• Having been pregnant, especially for younger women
  • Being overweight or obese
  • Rapidly gaining or losing weight, as in the case of pregnancy
  • Using corticosteroid medication

©1998-2013 Mayo Foundation for Medical Education and Research (MFMER). Terms of use.
Read this article on Mayoclinic.com.

Here's some information to help you prepare for your appointment.

What you can do
Jotting down a list of questions will help you make the most of your appointment time. List your questions from most important to least important. For stretch marks, some basic questions to ask your doctor include:

  • What is likely causing my stretch marks?
  • Other than the most likely cause, what are other possible causes for my symptoms?
  • What is the best course of action?
  • What are my treatment options and the pros and cons for each?
  • What results can I expect?

Don't hesitate to ask questions at any time during your appointment.

What to expect from your doctor
Your doctor is likely to ask you several questions, such as:

  • When did you first notice the stretch marks?
  • Do you have other symptoms?
  • What medications are you taking?
  • Do you regularly use cortisone skin creams?

©1998-2013 Mayo Foundation for Medical Education and Research (MFMER). Terms of use.
Read this article on Mayoclinic.com.

Stretch marks are typically diagnosed based on an examination of your skin and a review of your medical history. Your doctor will ask questions about your signs and symptoms, medications you're taking, and any known medical conditions.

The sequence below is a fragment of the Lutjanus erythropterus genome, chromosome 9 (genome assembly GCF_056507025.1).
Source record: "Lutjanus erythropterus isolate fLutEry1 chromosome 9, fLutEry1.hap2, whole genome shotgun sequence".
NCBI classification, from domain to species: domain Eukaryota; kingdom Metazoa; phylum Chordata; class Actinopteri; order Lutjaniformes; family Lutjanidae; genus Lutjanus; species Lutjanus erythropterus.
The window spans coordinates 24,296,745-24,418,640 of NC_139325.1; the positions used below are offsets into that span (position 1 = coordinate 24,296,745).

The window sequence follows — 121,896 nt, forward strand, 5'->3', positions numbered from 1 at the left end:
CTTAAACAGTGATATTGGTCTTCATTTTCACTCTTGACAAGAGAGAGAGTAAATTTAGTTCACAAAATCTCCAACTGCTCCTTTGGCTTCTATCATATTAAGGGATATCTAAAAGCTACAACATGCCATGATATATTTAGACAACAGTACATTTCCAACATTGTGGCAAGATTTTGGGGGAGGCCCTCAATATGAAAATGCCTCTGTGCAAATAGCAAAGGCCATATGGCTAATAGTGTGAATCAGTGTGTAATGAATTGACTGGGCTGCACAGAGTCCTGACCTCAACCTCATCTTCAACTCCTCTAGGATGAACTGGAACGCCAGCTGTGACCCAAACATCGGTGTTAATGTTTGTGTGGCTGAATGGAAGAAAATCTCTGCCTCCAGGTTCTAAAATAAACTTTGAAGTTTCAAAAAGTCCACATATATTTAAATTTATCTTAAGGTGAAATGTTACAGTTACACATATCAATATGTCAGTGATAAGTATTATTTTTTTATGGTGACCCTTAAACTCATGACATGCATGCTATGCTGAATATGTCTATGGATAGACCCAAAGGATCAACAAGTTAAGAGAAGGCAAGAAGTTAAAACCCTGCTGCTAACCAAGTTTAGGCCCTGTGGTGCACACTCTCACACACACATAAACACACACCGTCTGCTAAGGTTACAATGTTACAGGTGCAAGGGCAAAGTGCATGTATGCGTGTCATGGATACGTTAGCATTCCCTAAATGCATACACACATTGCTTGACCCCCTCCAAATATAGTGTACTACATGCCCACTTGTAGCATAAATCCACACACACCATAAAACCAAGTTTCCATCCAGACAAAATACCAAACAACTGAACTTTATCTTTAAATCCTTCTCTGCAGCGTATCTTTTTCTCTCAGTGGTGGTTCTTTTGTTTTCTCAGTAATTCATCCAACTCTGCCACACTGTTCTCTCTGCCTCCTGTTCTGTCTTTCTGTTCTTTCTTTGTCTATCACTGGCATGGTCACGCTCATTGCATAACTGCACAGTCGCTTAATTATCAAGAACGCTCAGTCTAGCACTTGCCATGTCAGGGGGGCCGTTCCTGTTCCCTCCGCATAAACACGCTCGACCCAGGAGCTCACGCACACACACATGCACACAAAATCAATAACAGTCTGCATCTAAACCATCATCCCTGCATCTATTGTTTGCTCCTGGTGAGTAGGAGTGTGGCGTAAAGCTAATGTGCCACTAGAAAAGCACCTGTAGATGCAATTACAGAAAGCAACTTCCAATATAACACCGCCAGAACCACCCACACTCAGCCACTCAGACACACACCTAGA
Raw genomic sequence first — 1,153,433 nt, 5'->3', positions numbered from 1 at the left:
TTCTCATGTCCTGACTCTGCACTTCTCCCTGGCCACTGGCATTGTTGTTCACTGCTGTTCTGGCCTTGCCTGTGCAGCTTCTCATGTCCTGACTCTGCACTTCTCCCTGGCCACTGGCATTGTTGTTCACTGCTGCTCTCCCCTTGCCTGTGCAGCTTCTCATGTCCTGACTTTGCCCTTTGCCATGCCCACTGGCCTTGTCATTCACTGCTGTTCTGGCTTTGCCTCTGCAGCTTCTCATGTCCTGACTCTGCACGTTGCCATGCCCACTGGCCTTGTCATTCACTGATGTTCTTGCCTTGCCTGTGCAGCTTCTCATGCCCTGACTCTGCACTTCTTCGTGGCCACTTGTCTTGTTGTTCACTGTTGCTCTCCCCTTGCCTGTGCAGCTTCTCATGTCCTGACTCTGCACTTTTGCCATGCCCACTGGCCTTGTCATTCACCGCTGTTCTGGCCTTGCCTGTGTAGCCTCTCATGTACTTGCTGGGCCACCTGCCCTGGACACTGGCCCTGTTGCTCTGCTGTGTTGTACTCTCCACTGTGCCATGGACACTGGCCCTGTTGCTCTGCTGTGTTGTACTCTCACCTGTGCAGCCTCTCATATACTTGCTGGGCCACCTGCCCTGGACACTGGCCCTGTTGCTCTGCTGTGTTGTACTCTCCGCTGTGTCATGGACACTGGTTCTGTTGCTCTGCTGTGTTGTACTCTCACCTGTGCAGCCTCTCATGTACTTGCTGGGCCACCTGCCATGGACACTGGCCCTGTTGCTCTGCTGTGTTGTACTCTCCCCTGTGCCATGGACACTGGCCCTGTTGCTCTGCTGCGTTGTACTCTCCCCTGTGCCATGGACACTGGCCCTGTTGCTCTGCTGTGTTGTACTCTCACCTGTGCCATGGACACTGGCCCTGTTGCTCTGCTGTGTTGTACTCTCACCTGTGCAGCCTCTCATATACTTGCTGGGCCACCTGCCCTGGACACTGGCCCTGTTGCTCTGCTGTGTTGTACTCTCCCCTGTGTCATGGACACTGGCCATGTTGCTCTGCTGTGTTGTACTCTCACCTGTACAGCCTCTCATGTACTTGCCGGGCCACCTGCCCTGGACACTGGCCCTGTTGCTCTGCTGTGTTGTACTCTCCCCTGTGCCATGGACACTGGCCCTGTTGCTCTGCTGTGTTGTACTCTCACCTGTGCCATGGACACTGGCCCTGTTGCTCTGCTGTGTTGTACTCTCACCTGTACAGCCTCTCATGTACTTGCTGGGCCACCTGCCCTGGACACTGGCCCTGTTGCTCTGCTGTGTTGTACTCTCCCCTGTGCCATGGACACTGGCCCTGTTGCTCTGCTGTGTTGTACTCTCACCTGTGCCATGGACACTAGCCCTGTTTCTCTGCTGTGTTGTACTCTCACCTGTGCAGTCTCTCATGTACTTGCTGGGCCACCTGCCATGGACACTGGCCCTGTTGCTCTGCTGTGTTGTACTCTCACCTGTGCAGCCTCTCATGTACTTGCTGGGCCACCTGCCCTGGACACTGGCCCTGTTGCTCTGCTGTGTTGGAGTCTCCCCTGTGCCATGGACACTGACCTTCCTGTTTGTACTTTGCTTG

If your doctor suspects there is an increase in your cortisol production, he or she may recommend additional tests.

©1998-2013 Mayo Foundation for Medical Education and Research (MFMER). Terms of use.
Read this article on Mayoclinic.com.

Although they may be a cosmetic concern, stretch marks are harmless and often fade over time. They don't require medical treatment. If you do seek treatment for stretch marks, know that treatments are only partially effective and won't remove the stretch marks completely.

The following treatments are among those available to help improve the appearance of stretch marks. None has been proved to be more consistently successful than the others.

  • Tretinoin cream. Some research has shown that tretinoin cream (Retin-A, Renova, Avita) may improve the appearance of recent stretch marks — those that are less than a few months old and still pink or red in color. If you're pregnant or nursing, your doctor may opt to delay topical retinoid therapy or choose an alternative treatment. Tretinoin, when it works, helps to rebuild collagen, making the stretch mark look more like your normal skin. Tretinoin can irritate your skin. This treatment isn't effective on older stretch marks.